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Encrypting data is (relatively) straightforward to do these days, particularly if you have some reasonable technical skills. Here’s an example:

$ gpg -r kae@tiger-computing.co.uk --encrypt secret.txt
$

That will create, by default, a file called secret.txt.gpg. To be able to decrypt that file, you’ll need my gpg key which, to the best of my knowledge, only I have (although that may not be foolproof).

It’s possible to encrypt to more than one key (omit the –r username), allowing multiple users to be able to decrypt the data.

Imperfect Solution

There are problems with this approach:

  • The non-techies aren’t going to be impressed with having to run a command line tool.
  • Even the techies will get fed up with having to remember to add three keys to every file.

We wanted a solution that would be easy to use, would keep the data encrypted, and could be used by non-technical staff.

The Encrypted Filesystem, encfs

The encfs utility maintains a directory in which all files are automatically encrypted. To decrypt them, a FUSE filesystem is mounted that contains unecrypted versions of the files.

For testing, we’ll have an encrypted directory at /tmp/encrypted, and we’ll mount the decrypted version at /tmp/source.

Set it up as follows:

$ mkdir /tmp/source /tmp/encrypted
$ encfs /tmp/encrypted/ /tmp/source/
Creating new encrypted volume.
Please choose from one of the following options:
 enter "x" for expert configuration mode,
 enter "p" for pre-configured paranoia mode,
 anything else, or an empty line will select standard mode.
?> 

Standard configuration selected.

Configuration finished.  The filesystem to be created has
the following properties:
Filesystem cipher: "ssl/aes", version 3:0:2
Filename encoding: "nameio/block", version 4:0:2
Key Size: 192 bits
Block Size: 1024 bytes
Each file contains 8 byte header with unique IV data.
Filenames encoded using IV chaining mode.
File holes passed through to ciphertext.

Now you will need to enter a password for your filesystem.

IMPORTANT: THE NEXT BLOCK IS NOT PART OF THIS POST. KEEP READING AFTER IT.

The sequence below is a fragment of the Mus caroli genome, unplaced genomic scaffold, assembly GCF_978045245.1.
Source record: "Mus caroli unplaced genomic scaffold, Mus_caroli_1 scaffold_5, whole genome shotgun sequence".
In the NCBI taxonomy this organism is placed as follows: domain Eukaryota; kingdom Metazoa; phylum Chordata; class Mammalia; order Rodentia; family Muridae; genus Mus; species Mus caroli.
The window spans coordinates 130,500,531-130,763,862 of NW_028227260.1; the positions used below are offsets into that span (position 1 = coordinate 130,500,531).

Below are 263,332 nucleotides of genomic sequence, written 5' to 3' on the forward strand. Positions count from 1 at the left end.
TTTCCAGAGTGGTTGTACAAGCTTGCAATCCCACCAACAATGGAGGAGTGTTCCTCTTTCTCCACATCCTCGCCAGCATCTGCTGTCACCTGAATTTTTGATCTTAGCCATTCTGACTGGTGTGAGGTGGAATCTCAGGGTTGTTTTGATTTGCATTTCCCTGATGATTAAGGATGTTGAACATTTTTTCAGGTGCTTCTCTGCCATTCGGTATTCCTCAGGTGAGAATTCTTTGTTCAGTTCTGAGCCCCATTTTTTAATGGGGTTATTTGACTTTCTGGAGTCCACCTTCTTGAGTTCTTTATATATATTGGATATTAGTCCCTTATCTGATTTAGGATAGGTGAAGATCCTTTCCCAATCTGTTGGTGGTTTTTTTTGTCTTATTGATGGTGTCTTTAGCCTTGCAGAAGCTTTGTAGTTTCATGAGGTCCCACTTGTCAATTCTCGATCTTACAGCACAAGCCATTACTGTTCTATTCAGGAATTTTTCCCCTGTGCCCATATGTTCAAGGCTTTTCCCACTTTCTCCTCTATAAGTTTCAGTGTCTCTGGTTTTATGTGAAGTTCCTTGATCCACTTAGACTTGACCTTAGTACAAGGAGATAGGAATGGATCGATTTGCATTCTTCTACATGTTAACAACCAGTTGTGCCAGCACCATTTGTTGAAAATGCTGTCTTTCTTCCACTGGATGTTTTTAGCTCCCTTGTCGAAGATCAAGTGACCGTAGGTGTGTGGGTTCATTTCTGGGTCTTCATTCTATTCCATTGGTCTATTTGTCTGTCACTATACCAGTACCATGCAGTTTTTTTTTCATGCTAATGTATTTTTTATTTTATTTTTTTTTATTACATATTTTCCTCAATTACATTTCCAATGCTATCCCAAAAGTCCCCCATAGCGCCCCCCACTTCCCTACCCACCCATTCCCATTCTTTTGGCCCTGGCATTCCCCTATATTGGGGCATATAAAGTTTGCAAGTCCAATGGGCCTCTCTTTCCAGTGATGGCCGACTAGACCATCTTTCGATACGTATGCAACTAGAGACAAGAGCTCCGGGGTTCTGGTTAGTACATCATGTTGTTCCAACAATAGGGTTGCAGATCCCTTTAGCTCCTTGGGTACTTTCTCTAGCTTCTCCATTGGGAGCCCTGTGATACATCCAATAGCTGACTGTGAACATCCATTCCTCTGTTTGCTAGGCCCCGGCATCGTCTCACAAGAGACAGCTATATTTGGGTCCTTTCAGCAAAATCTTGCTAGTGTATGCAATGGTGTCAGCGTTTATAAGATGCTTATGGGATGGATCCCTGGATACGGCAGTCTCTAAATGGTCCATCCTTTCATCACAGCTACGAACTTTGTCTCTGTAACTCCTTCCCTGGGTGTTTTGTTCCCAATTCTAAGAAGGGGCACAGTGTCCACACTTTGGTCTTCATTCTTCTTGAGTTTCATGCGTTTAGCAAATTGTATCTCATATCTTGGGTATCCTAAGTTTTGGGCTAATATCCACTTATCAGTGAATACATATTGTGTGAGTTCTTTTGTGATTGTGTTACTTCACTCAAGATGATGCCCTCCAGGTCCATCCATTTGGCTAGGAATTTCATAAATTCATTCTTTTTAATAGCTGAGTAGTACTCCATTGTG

You will need to remember this password, as there is absolutely
no recovery mechanism.  However, the password can be changed
later using encfsctl.

New Encfs Password: 
Verify Encfs Password: 
$

Now let’s create a file in the decrypted directory:

$ echo "do not read" > /tmp/source/secret.txt

Here’s the contents of each directory:

$ ls /tmp/source/ /tmp/encrypted/
/tmp/encrypted/:
JXip1Zyysr9IwnTYK3K1f,gN

/tmp/source/:
secret.txt

As you can see, the name is mangled in the encrypted directory. We can now unmount the source directory. As this is a FUSE filesystem, we need to use fusermount:

$ fusermount -u /tmp/source

Day to Day Use

To make this easier to use, I set up two aliases:

alias dec='/usr/bin/encfs --idle 1 /home/kae/confidential/.encrypted /home/kae/confidential/BusinessConfidential/'
alias enc='/bin/fusermount -u /home/kae/confidential/BusinessConfidential'

This uses a hidden directory, .encrypted, to save the encrypted versions of the files.

The --idle 1 switch will cause the encrypted file system to be automatically unmounted after one minute of inactivity.

To use this, I type dec (for “decrypt”) at the command line, and enter the passphrase. I can then add, delete, edit files in the BusinessConfidential directory. When I’ve finished, I type enc (“encrypt”), or simply wait one minute, and the BusinessConfidential directory is no longer available. This works well even for our non-technical staff.

Options

When setting up the initial encrypted filesystem, answering x to the first question (“expert mode”) will walk you through all the options, such as whether or not to mangle the filenames in the encrypted directory. We opted not to mangle them as that makes restoring individual files from backup a little easier.

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